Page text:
"As someone who loves kids and whose first job was a childcare teacher, I, from the bottom of my heart, really do not want to see any children injured, especially since this is a child-friendly park.

"After all, it's the visitors who have to bear any suffering and medical costs that arise in the event of a mishap. My experience is a very good example and I do not want to see anyone ending up like me.

"There were some commenters who did not understand and asked why it took me one week to post it on Facebook. But I have been in and out of hospital, where would I have the time to post?

"Nevertheless, this is a blessing in disguise because the ball did not hit my eyes and cause me to become blind."

In a media statement to Lianhe Wanbao, SuperPark Singapore confirmed that "a baseball bounced from an unexpected angle" and Ms Tan "was observed to have a cut, nose bleed and swelling."

The statement said: "SuperPark staffers provided immediate first aid to the injured guest and sought immediate medical support by calling an ambulance. After medic care, the injured guest decided to proceed via her husband’s car."

The park remained in contact with Ms Tan since then in care for her recovery, it stated.

Mark Kumarasinhe, Chief Executive of SuperPark Asia, added: "We are certainly saddened to learn of Serene’s injury and I have been following this since the incident occurred.

"My team has ensured that Serene is taken care during the incident. Furthermore, we continue to reach out to Serene to monitor her recovery."

According to its statement, SuperPark upholds international and professional standard of safety measures throughout all of the activities at the park with an onsite team of recognized coaches and staff members with relevant qualifications.

It said: "It is worth noting that in its Asian parks, SuperPark implements significantly more onerous safety standards than those of Finland/Europe because many Asian guests have not participated in its activities to the same extent as its European guests.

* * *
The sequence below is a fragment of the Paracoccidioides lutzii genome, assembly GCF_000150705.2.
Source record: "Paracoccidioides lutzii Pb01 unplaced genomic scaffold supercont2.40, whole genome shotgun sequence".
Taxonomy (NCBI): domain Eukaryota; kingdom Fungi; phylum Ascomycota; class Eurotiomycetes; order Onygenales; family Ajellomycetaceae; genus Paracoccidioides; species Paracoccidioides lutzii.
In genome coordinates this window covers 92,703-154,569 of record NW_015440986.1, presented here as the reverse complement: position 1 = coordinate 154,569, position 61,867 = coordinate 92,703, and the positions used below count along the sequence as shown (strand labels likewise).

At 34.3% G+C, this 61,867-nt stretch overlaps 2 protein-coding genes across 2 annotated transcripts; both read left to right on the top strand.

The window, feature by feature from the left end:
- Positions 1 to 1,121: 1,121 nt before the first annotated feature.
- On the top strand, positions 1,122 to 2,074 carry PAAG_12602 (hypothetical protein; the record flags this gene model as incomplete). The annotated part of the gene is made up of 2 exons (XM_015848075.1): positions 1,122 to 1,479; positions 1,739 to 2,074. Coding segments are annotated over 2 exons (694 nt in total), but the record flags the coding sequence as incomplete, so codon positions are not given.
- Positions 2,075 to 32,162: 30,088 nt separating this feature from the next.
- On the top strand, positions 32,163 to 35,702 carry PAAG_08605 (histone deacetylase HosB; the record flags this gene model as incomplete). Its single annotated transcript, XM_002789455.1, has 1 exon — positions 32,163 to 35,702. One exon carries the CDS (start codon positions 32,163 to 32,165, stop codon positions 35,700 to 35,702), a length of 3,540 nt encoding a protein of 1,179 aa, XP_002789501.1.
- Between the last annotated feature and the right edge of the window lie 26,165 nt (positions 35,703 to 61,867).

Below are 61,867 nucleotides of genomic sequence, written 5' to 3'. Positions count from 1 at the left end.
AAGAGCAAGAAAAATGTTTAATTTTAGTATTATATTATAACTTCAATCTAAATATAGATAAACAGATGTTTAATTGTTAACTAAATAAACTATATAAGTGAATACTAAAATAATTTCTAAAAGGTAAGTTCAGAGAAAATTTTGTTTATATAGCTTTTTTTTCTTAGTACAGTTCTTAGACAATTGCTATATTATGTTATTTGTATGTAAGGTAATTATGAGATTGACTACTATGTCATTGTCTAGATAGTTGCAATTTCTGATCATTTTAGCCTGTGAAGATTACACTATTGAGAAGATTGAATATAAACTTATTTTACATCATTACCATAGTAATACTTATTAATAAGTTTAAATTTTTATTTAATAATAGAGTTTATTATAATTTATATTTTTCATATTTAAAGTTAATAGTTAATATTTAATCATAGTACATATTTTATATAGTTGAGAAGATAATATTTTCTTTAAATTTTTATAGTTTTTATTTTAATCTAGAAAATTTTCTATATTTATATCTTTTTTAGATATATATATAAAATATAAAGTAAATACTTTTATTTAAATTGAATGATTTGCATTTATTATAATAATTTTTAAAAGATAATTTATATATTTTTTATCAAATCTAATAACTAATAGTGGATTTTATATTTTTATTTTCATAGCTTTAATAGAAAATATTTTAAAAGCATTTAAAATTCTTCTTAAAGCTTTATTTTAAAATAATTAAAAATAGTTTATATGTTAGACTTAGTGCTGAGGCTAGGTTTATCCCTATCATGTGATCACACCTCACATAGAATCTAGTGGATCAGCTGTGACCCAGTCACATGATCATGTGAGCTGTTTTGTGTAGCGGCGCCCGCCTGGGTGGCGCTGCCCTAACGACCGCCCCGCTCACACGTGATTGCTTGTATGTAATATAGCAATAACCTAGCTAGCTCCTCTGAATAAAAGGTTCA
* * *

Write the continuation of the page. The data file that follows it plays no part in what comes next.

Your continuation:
"Specific to the baseball activity, although there is no international or national standard on whether or not, or which type of baseball helmets that should be worn, SuperPark Singapore makes it compulsory for guests to watch a video on safety procedures (just like other activities in the park), wear a helmet (strictly enforced) and gloves to play baseball. A minimum height requirement of 140cm is also in force.

"As a full face helmet with a protective grill can block a beginner’s vision which can potentially cause more serious damage to the face or skull in case of injury or lead to other dangers, SuperPark Singapore heightened its safety standards relative to Finland in an effort to keep enhancing safety measures in the park.

"A waiver is a common contract that is used across the leisure and entertainment industry. SuperPark is very transparent about the risks involved in various activities in the park, irrespective of the likelihood of those risks materialising. These risks are no greater than those that people experience every day when undertaking physical activities such football, hockey, gymnastics, rugby etc.

"A waiver cannot be used as a defence against negligence and the incident in discussion. SuperPark firmly believes this does not amount to negligence but rather an unfortunate and very rare accident of a ball rebounding to hit one of its guests."

Mr Kumarasinhe further added: "Even though we hold the highest safety standard for every SuperPark site we operate in, any injury causes us great concern.

"We will take a serious review with a goal of improving our safety standards to further enhance our procedures if it is necessary."